by April Foster
An enthusiastic sell-out crowd filled the Egyptian Theatre on Feb. 17 for Opera Idaho’s presentation of La Boheme.
The eager audience was decked out in fine coats and dresses, with the majority of seats occupied by older folks. However, there were also a surprising number of young people in attendance.
The stage set-up was modest, with a backdrop that depicted the 1840s Parisian Latin Quarter with a number of tables, beds and chairs used as props. The story, which many might recognize from its modern adaptation Rent, follows the tale of two lovers and their band of bohemian friends.
Rolando Sanz played the lead role of the poet Rodolfo fantastically. From his soaring and impeccable tenor, to his smooth acting and vivid facial expressions, Sanz's performance was flawless and emotionally moving. Greek soprano Eleni Calenos, who played the role of the coquettish, terminally ill Mimi was similarly engaging with her huge vocal delivery and passionate acting.
The costumes were elaborate and stayed true to the Victorian Era setting. During scenes at the market, the stage was crowded with vibrantly colored frocks that provided ample eye candy. Overhead, a projector displayed a loose translation of the characters’ dialogue for the audience to follow along.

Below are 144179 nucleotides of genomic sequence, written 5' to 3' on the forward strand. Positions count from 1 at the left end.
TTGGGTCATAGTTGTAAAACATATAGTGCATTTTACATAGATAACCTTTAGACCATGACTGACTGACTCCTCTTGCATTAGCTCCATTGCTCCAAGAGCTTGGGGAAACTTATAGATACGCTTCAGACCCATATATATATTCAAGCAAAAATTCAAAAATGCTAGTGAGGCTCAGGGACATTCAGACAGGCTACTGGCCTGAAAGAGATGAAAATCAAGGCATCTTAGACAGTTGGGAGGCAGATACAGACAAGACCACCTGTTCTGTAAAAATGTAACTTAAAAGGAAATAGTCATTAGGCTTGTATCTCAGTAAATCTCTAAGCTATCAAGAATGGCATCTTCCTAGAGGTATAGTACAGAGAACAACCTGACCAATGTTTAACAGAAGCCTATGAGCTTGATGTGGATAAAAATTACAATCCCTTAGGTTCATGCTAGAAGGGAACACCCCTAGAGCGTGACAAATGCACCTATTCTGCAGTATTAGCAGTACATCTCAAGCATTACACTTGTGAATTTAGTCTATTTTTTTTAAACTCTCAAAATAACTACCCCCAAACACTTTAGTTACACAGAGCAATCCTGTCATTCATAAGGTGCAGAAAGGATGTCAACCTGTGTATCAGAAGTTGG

The orchestra was cramped into the pit at the foot of the stage. At approximately 15 people strong, the ensemble provided perfectly timed accompaniment to the actors’ and actresses’ vocal deliveries.
Opera Idaho executed the lofty production of La Boheme gracefully. The singing and acting were first-rate, the set was visually engaging and the costumes were bright and extravagant. Even the most serious Opera fanatics were loitering around the Egyptian lobby afterward gushing about how satisfying the production was.